Nonalcoholic fatty liver disease is classified as either fatty liver (sometimes referred to as isolated fatty liver or IFL) or steatohepatitis (NASH). In both isolated fatty liver and NASH there is an abnormal amount of fat in the liver cells, but, in addition, in NASH there is inflammation within the liver, and, as a result, the liver cells are damaged, they die, and are replaced by scar tissue.

 

Nonalcoholic fatty liver disease is important for several reasons. First, it is a common disease, and is increasing in prevalence. Second, NASH is an important cause of serious liver disease, leading to cirrhosis and the complications of cirrhosis–liver failure, gastrointestinal bleeding, and liver cancer. Third, nonalcoholic fatty liver disease is associated with other very common and serious non-liver diseases, perhaps the most important being metabolic syndrome with the associated cardiovascular disease that leads to heart attacks and strokes. Fatty liver probably is not the cause of these other diseases, but is a manifestation of┬ámetabolic syndrome that the diseases share. Fatty liver, therefore, is a clue to the presence┬ámetabolic syndrome and the ┬áserious complications of the disease which need to be addressed.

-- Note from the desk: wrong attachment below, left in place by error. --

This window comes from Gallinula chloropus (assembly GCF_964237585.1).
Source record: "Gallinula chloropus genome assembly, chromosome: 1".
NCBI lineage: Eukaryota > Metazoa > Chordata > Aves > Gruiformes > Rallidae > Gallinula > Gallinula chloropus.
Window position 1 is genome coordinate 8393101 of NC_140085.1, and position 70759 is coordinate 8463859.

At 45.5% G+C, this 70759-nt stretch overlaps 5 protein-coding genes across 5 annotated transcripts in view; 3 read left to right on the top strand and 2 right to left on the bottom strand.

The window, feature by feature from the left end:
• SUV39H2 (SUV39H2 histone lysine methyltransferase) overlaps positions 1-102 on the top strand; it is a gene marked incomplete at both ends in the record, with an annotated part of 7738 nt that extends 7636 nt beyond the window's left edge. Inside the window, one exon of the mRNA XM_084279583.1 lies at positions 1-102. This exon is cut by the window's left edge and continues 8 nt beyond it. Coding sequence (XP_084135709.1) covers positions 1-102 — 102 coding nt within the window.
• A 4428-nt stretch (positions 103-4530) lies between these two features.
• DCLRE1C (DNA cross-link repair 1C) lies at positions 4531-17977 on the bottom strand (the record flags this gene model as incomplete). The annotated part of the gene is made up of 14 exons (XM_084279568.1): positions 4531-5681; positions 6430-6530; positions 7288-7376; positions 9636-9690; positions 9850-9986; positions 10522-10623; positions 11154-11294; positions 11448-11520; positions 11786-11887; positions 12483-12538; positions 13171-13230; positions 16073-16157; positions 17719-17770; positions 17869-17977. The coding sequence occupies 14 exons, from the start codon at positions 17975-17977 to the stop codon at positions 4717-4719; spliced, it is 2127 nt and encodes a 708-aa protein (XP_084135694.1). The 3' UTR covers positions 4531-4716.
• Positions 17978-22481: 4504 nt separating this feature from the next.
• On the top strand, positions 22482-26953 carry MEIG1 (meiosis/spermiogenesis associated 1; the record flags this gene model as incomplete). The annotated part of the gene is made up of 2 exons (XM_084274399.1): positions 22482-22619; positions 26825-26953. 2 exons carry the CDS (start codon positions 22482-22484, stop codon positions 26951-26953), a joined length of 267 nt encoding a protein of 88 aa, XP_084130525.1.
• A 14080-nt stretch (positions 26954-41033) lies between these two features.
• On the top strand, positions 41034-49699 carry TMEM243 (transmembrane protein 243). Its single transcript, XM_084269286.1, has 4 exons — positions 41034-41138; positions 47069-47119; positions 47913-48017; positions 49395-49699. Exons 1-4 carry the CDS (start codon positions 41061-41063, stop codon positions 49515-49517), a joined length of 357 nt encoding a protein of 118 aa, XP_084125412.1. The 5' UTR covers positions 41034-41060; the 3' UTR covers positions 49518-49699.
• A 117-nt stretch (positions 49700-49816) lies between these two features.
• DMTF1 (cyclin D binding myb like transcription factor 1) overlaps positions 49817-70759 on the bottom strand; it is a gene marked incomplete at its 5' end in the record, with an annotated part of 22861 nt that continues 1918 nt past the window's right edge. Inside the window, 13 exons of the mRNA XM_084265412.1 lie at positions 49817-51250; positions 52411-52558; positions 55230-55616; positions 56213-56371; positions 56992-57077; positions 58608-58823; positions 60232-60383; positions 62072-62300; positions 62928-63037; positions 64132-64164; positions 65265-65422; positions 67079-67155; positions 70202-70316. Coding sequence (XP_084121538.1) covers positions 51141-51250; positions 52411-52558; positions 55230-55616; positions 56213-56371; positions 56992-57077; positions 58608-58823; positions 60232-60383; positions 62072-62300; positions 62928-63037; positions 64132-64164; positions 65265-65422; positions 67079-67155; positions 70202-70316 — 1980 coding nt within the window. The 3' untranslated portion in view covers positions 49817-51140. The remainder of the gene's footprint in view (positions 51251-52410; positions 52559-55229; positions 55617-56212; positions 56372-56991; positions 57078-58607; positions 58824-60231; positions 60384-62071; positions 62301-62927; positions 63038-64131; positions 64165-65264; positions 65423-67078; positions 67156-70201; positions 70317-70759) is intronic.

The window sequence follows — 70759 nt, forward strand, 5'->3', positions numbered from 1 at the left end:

Diabetes Mellitus type 2, Metabolic Syndrome

Diabetes Type 2 with Metabolic Syndrome: case study.


Patient is a 65 year old pathologist. Was reasonably active with cycling and horseriding. He was overweight and enjoyed a social life with a daily glass of wine and occasional beers over weekends. He experienced exercise intolerance and was on treatment for cholesterol, hypertension, gout and an arythmia that kept him awake at night. He also took one Ecotrin daily.